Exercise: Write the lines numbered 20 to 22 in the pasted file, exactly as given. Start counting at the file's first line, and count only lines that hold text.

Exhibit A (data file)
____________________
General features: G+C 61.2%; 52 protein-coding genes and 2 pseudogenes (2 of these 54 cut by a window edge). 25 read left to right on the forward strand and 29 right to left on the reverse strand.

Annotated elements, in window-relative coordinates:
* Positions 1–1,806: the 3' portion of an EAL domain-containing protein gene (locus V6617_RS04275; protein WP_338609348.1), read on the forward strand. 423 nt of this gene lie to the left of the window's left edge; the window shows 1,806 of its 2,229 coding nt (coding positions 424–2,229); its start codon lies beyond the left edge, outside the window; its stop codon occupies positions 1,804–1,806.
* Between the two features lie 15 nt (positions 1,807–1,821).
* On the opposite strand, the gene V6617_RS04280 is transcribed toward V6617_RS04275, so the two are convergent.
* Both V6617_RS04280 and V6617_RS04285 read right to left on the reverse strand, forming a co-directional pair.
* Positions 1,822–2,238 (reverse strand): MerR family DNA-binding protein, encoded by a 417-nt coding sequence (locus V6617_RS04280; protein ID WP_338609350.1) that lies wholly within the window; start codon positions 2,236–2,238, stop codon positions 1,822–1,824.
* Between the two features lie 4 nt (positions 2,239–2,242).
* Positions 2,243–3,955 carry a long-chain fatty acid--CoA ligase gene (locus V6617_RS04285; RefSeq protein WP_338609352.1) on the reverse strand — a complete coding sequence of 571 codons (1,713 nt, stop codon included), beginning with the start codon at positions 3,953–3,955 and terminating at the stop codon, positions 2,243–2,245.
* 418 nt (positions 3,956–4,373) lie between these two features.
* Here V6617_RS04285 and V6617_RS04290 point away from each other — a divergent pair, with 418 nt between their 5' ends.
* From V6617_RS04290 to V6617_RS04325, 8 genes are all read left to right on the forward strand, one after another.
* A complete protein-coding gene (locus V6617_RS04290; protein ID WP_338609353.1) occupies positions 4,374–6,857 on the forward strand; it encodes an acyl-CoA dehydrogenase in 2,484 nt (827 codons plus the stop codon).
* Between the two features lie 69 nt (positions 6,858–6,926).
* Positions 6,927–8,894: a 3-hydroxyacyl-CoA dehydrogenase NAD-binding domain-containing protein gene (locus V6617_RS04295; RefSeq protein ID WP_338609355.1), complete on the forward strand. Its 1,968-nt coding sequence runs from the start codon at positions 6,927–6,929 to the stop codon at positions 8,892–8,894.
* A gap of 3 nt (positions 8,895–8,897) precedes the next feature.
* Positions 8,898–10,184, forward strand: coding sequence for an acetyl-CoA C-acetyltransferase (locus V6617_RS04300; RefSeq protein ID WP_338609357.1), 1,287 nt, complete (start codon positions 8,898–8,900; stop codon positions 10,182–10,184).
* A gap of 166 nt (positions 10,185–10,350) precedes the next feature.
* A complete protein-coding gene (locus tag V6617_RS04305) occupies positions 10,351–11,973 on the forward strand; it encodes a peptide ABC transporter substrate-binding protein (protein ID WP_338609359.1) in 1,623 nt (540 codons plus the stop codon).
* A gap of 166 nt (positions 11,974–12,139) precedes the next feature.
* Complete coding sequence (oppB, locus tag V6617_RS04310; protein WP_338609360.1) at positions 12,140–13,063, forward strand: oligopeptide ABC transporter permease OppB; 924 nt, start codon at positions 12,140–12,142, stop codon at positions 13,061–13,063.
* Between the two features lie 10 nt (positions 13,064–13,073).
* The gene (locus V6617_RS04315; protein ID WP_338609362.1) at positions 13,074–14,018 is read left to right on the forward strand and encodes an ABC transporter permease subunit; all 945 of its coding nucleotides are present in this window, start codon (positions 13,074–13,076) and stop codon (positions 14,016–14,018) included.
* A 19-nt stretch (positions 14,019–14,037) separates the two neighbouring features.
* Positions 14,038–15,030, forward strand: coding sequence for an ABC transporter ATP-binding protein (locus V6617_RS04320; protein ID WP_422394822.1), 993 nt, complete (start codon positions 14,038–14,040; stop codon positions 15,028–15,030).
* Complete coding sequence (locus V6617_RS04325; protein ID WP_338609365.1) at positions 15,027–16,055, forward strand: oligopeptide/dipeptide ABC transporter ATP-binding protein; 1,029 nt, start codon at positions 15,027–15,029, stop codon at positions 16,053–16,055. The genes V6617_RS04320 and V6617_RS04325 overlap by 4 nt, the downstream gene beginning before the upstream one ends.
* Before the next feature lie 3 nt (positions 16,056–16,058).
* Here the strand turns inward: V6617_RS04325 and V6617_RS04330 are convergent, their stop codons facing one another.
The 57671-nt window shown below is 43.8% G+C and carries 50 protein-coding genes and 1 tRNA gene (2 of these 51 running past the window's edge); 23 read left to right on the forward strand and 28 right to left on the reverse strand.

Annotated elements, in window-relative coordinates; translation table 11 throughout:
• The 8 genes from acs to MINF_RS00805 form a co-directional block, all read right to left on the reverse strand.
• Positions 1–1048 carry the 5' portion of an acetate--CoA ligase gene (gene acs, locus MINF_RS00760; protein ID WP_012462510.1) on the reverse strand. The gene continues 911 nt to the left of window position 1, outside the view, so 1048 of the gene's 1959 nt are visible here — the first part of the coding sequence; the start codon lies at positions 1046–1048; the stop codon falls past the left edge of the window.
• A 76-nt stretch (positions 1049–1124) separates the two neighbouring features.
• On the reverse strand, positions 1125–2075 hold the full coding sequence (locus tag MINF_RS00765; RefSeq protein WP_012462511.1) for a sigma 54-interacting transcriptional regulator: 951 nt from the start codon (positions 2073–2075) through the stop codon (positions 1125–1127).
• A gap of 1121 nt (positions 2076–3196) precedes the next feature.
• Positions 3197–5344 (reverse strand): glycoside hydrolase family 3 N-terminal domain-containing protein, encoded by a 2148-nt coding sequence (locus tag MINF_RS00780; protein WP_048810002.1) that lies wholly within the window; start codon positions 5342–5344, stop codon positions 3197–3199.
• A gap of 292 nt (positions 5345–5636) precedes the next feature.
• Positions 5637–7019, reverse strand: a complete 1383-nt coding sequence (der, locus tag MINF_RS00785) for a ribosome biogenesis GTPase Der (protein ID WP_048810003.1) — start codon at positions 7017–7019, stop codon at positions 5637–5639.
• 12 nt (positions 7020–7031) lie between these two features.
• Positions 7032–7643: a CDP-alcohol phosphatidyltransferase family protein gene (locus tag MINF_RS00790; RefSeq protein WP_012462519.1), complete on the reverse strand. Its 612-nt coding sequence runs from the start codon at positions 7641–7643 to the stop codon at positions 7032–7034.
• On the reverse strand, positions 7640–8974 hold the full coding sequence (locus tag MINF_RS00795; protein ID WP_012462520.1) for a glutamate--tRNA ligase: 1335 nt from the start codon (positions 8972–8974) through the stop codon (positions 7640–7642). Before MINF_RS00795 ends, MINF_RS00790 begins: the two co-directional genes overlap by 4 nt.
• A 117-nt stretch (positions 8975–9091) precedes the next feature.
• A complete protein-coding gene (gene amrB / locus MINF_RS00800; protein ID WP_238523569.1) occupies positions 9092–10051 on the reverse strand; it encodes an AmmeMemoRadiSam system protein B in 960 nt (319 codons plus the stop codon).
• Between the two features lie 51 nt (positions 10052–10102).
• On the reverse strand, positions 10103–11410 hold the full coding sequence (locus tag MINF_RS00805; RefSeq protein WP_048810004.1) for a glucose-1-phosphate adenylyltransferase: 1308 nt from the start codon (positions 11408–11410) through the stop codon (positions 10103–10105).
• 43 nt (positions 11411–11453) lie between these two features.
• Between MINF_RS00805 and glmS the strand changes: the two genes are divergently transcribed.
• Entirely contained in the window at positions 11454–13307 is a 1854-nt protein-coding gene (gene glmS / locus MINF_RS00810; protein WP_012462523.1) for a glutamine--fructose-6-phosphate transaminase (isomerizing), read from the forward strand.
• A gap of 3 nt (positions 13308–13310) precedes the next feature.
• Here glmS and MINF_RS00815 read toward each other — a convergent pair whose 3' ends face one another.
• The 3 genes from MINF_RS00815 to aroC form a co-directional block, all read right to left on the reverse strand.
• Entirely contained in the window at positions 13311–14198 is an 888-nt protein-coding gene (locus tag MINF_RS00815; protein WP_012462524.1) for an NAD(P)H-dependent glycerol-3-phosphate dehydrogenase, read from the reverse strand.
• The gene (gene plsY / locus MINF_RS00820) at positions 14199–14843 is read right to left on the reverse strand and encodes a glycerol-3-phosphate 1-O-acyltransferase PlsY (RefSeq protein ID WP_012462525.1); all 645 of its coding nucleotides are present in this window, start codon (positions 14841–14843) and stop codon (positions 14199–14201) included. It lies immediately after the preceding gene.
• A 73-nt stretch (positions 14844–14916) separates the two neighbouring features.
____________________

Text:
* A gap of 166 nt (positions 11,974–12,139) precedes the next feature.
* Complete coding sequence (oppB, locus tag V6617_RS04310; protein WP_338609360.1) at positions 12,140–13,063, forward strand: oligopeptide ABC transporter permease OppB; 924 nt, start codon at positions 12,140–12,142, stop codon at positions 13,061–13,063.
* Between the two features lie 10 nt (positions 13,064–13,073).